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The conditions that triggered the latest stock meltdown are still in place – and the market is vulnerable to another disaster
In the aftermath of the February market correction – which saw the S&P 500 decline 11% – market liquidity dried up.
It was an understandable reaction following such a jarring event, which featured the implosion of multiple volatility-linked products , rattled investors to their core, and even led to a talent raid on Wall Street .
Goldman Sachs has since performed an autopsy on the February sell-off and, in the process, asked an interesting question: What if tight liquidity conditions actually caused the sharp decline – or at least made it worse?
As it turns out, it’s not that outlandish of a question.
You no longer need a card to get cash from nearly every Chase ATM
Chase announced Wednesday that it has rolled out cardless transactions to the vast majority of its ATM network, meaning customers no longer need a physical debit card and can instead retrieve cash using a mobile wallet – such as Apple Pay, Google Pay, or Samsung Pay – on their smartphone.
Google reportedly wants to launch a censored search engine in China
The Intercept obtained leaked documents showing that CEO Sundar Pichai met with a Chinese government official in December 2017, as part of a renewed push to re-enter China.
According to the report, the project is codenamed “Dragonfly”, and engineers have created a custom Android app variously nicknamed “Maotai” and “Longfei.”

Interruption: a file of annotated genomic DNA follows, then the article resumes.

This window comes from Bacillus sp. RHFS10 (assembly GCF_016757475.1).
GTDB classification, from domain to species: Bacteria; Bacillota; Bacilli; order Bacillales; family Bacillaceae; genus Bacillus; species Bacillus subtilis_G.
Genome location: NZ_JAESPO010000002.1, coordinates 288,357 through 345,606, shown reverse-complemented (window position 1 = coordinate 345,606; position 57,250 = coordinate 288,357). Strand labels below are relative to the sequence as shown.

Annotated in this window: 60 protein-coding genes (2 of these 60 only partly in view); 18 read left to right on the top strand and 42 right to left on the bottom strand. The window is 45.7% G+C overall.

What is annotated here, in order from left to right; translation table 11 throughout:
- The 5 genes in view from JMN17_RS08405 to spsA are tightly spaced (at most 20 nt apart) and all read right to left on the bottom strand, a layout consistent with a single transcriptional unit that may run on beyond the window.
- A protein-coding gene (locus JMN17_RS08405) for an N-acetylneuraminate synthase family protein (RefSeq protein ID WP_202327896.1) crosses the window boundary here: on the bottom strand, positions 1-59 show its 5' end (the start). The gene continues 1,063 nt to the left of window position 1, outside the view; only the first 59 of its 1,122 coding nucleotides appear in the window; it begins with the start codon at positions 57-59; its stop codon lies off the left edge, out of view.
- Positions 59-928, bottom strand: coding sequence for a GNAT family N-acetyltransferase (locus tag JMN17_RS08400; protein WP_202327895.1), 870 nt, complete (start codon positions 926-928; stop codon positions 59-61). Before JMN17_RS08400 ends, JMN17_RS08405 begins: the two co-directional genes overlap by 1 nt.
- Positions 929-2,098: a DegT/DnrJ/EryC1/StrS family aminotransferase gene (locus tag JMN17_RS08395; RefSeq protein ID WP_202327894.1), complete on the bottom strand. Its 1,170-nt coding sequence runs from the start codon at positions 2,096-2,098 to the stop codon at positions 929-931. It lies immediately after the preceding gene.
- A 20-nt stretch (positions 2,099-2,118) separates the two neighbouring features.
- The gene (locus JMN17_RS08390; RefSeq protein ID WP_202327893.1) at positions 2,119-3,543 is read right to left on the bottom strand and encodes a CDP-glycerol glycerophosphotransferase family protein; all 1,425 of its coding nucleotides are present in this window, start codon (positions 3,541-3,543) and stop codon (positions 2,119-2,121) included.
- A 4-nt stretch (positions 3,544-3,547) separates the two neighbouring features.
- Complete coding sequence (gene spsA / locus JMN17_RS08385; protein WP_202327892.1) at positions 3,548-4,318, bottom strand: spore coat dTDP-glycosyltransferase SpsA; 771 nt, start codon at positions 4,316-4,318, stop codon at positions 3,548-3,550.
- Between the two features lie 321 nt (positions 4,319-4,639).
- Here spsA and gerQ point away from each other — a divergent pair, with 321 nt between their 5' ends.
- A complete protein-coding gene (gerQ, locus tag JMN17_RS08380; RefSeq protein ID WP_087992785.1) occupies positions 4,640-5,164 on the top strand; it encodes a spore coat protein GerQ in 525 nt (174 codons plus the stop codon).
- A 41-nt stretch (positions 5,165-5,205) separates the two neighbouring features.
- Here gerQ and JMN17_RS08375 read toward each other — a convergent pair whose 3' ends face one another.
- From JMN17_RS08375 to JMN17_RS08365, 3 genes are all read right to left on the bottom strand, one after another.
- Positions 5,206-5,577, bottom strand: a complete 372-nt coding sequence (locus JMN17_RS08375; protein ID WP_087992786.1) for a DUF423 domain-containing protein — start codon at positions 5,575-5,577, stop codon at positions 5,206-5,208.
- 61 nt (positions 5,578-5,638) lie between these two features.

The app was demonstrated to Chinese officials, and a final version could launch within the next six to nine months, but will hide terms about human rights, democracy, religion, and peaceful protest. It would also block sites like the BBC and Wikipedia. The Chinese government is yet to give final approval, The Intercept said.
Morgan Stanley has poached a Credit Suisse crypto banker to head ‘digital asset markets’
Andrew Peel joined Morgan Stanley as head of digital asset markets in June 2018, according to his LinkedIn profile. A spokesperson for Morgan Stanley confirmed the appointment to Business Insider but declined to comment further.
Peel spent 12 years at Credit Suisse, according to his LinkedIn, most recently serving as a vice president of sales and trading innovation. In that role, he was a “subject matter expert for bitcoin and cryptocurrency,” according to his profile.
Peel’s appointment comes amid a flurry of activity from investment banks around crypto. Goldman Sachs is reportedly planning to set up a bitcoin trading desk and JPMorgan recently appointed its first head of crypto-asset strategy. Investment banks are attracted by the eye-catching returns of bitcoin in 2017 and have begun to seriously assess cryptos as a potential new asset class despite poor price performance this year.
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